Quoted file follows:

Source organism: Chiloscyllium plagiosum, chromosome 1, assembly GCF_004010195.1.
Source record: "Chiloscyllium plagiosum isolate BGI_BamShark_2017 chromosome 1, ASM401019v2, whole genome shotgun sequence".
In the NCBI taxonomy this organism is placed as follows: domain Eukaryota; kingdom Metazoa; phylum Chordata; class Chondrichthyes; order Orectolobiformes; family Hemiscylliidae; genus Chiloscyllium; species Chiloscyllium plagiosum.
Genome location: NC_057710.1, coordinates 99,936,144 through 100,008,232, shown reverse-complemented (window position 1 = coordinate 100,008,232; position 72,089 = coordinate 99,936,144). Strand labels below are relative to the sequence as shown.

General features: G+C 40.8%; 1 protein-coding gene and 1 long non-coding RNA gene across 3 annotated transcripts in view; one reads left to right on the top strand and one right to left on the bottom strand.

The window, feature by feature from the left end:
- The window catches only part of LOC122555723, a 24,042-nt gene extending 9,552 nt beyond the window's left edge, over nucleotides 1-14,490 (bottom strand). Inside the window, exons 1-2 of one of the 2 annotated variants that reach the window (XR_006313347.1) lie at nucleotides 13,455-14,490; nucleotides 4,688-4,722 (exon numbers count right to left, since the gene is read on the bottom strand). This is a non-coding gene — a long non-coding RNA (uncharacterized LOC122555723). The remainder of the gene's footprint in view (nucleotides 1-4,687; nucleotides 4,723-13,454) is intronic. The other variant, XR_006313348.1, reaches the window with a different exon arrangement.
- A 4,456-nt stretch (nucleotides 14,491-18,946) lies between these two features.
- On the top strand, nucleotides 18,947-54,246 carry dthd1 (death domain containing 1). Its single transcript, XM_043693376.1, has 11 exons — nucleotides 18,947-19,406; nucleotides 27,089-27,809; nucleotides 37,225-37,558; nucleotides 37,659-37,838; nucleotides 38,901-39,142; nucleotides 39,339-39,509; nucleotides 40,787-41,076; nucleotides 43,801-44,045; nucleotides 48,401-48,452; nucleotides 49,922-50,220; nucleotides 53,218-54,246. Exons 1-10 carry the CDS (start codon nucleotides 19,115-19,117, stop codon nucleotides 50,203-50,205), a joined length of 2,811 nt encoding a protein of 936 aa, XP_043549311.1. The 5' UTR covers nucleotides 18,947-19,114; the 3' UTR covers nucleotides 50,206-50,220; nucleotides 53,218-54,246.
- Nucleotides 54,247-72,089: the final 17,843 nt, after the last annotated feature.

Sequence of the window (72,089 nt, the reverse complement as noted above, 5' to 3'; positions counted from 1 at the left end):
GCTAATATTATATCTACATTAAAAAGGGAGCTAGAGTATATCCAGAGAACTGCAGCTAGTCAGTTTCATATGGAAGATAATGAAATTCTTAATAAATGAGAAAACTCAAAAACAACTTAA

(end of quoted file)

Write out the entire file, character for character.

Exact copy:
Source organism: Chiloscyllium plagiosum, chromosome 1, assembly GCF_004010195.1.
Source record: "Chiloscyllium plagiosum isolate BGI_BamShark_2017 chromosome 1, ASM401019v2, whole genome shotgun sequence".
In the NCBI taxonomy this organism is placed as follows: domain Eukaryota; kingdom Metazoa; phylum Chordata; class Chondrichthyes; order Orectolobiformes; family Hemiscylliidae; genus Chiloscyllium; species Chiloscyllium plagiosum.
Genome location: NC_057710.1, coordinates 99,936,144 through 100,008,232, shown reverse-complemented (window position 1 = coordinate 100,008,232; position 72,089 = coordinate 99,936,144). Strand labels below are relative to the sequence as shown.

General features: G+C 40.8%; 1 protein-coding gene and 1 long non-coding RNA gene across 3 annotated transcripts in view; one reads left to right on the top strand and one right to left on the bottom strand.

The window, feature by feature from the left end:
- The window catches only part of LOC122555723, a 24,042-nt gene extending 9,552 nt beyond the window's left edge, over nucleotides 1-14,490 (bottom strand). Inside the window, exons 1-2 of one of the 2 annotated variants that reach the window (XR_006313347.1) lie at nucleotides 13,455-14,490; nucleotides 4,688-4,722 (exon numbers count right to left, since the gene is read on the bottom strand). This is a non-coding gene — a long non-coding RNA (uncharacterized LOC122555723). The remainder of the gene's footprint in view (nucleotides 1-4,687; nucleotides 4,723-13,454) is intronic. The other variant, XR_006313348.1, reaches the window with a different exon arrangement.
- A 4,456-nt stretch (nucleotides 14,491-18,946) lies between these two features.
- On the top strand, nucleotides 18,947-54,246 carry dthd1 (death domain containing 1). Its single transcript, XM_043693376.1, has 11 exons — nucleotides 18,947-19,406; nucleotides 27,089-27,809; nucleotides 37,225-37,558; nucleotides 37,659-37,838; nucleotides 38,901-39,142; nucleotides 39,339-39,509; nucleotides 40,787-41,076; nucleotides 43,801-44,045; nucleotides 48,401-48,452; nucleotides 49,922-50,220; nucleotides 53,218-54,246. Exons 1-10 carry the CDS (start codon nucleotides 19,115-19,117, stop codon nucleotides 50,203-50,205), a joined length of 2,811 nt encoding a protein of 936 aa, XP_043549311.1. The 5' UTR covers nucleotides 18,947-19,114; the 3' UTR covers nucleotides 50,206-50,220; nucleotides 53,218-54,246.
- Nucleotides 54,247-72,089: the final 17,843 nt, after the last annotated feature.

Sequence of the window (72,089 nt, the reverse complement as noted above, 5' to 3'; positions counted from 1 at the left end):
GCTAATATTATATCTACATTAAAAAGGGAGCTAGAGTATATCCAGAGAACTGCAGCTAGTCAGTTTCATATGGAAGATAATGAAATTCTTAATAAATGAGAAAACTCAAAAACAACTTAA